Defendant contends that in both the Complaint and Amended Complaint, Plaintiffs have failed to establish the necessary elements for a negligent supervision cause of action. (ECF Nos. 4, 7.) Specifically, Defendant argues the fact that the first Plaintiff’s exam took over an hour and that the second Plaintiff asked why the exam was taking so long do not sufficiently establish that Defendant knew or should have known that Martin was acting inappropriately. (ECF No. 7 at 3.)

2. The Court’s Review

As both parties have limited their discussion to the element “knows or should know of the necessity and opportunity for exercising such control, ” the court will only make a determination of this matter and treat the other elements of negligent supervision as established from the facts construed most favorably for Plaintiffs.

Plaintiffs have to provide sufficient facts that could lead to the reasonable inference that Defendant knew or should have known that they needed to supervise Martin. Employers have been held liable for negligent supervision when they were made aware of previous misconduct similar to the injury complained of in the present case and failed to take action against the offending employee. See Doe by Doe v. Greenville Hosp. Sys., 448 S.E.2d 564, 568 (S.C. Ct. App. 1994) (Finding employer negligent for failing to act on knowledge of employer’s prior sexual misconduct, even though the initial inappropriate conduct was not documented until after subsequent violations had occurred). However, if an employer has no knowledge that their employee has been engaged in wrongdoing, they cannot be found negligent for failing to act on circumstances of which they were not aware. See Brockington v. Pee Dee Mental Health Ctr., 433 S.E.2d 16, 18 (S.C. Ct. App. 1993) (Not finding employer negligent for an employee’s sexual assault when all parties aware of the misconduct failed to inform employer, and there was no evidence in employee’s personal history or record suggesting misconduct was a possibility); see also Hoskins v. King, 676 F.Supp.2d 441, 446-47 (D.S.C. 2009) (Not finding employer negligent for fatality caused by employee’s driving even though employer had information of employee’s previous driving infractions). The only facts that Plaintiffs alleged that could have alerted Defendant of the necessity to exercise control over Martin were the length of the first Plaintiff’s physical and the second Plaintiff’s questioning of how long the procedure was taking. Even drawing all reasonable inferences for Plaintiffs, assuming that the physical was unusually long and the questioning should have aroused suspicion, it is not reasonable to assume that this information alone should have led Defendant to realize Martin was engaging in sexually explicit misconduct. Without any factual allegations that establish Martin had previously perpetrated this type of transgression, there can be no “nexus or similarity” drawn between nonexistent prior acts and the ultimate harm in this case. ATC, Inc., 624 S.E.2d at 451. It would be unreasonable to assume the questions of the second Plaintiff could have, on their own, aroused suspicion that the first Plaintiff was being subjected to this unfortunate misconduct. As such, Plaintiffs have failed to plead a plausible complaint under the standard in Iqbal.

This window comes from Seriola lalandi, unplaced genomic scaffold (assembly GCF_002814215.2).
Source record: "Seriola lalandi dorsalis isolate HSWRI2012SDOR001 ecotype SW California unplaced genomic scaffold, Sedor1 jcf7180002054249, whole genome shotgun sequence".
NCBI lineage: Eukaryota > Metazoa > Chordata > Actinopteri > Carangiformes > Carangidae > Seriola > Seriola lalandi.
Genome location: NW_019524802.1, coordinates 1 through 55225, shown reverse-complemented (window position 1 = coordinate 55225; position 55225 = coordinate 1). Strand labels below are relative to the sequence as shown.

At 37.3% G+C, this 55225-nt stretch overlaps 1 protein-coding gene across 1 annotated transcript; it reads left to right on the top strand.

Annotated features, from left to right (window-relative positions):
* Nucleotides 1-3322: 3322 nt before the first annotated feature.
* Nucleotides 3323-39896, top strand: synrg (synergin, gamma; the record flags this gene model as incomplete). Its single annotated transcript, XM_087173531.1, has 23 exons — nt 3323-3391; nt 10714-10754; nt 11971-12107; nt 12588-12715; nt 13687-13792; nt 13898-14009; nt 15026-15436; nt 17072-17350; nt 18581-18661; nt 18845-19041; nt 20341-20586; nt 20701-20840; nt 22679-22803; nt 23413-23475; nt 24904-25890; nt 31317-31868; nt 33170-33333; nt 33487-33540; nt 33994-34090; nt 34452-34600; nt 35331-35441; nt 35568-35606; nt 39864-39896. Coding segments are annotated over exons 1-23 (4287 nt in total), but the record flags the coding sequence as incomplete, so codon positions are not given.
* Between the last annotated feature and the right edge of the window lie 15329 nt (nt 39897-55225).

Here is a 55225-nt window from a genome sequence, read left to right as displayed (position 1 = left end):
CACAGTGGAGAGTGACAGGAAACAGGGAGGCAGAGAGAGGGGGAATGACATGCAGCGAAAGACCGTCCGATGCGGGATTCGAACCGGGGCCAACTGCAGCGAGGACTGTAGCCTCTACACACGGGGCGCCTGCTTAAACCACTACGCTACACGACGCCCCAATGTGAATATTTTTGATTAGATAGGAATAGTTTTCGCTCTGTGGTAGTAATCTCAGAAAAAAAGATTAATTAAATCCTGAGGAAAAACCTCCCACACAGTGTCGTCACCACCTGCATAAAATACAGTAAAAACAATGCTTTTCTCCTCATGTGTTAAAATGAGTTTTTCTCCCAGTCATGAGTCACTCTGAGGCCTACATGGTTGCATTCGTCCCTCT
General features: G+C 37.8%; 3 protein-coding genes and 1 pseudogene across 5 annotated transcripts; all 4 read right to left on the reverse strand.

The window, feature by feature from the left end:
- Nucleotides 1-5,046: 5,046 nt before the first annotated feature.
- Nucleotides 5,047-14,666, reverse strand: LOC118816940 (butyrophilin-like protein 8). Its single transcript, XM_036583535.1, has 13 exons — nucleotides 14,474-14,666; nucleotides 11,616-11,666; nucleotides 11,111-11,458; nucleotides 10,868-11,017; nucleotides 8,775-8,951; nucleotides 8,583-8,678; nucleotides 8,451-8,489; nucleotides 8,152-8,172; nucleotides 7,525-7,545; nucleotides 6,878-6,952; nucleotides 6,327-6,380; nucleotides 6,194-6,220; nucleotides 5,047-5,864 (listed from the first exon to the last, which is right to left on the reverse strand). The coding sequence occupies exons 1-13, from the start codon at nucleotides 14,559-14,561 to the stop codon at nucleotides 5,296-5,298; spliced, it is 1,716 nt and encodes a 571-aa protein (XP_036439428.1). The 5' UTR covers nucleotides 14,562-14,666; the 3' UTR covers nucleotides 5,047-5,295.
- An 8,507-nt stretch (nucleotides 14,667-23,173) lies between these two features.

B. Plaintiffs’ Motion to Amend the Complaint

1. The Parties’ Arguments

Plaintiffs contend that the facts of their Complaint were sufficient to establish that Defendant knew or should have known it was necessary to exercise control over Martin, but provide “additional specific detail” to state their claim with more particularity. (ECF No. 6.)

Defendant contends that since the Amended Complaint fails to rectify the factual insufficiencies of the Complaint, the Rule 15 motion should be dismissed as futile. (ECF No. 7 at 1.) Defendant further contends that dismissal with prejudice is warranted, as this is Plaintiffs’ “second bite at the apple.” (Id. at 1.)

2. The Court’s Review

Since Plaintiffs’ Amended Complaint still fails to state a plausible claim under Rule 12(b)(6), as is described in the court’s discussion above, the Rule 15 motion is denied.

However, “dismissal with prejudice is an extreme sanction that must be examined carefully.” North Carolina v. McGuirt, 114 F. App’x 555, 559 (4th Cir. 2004). Aggravating factors may present sufficient weight in favor of granting this sanction, including a plaintiff’s persistence in failing to comply with Fed.R.Civ.P. 8(a). See, e.g., Id at 559. As a denial with prejudice is such an extreme measure and Plaintiffs have not overly burdened the court with only one insufficient Amended Complaint, this sanction is not necessary though it does fall appropriately within the court’s discretion.


For the reasons set forth above, the court DENIES WITHOUT PREJUDICE Plaintiffs’ Rule 15 motion (ECF No. 6) and GRANTS Defendant’s Rule 12(b)(6) motion (ECF No. 4).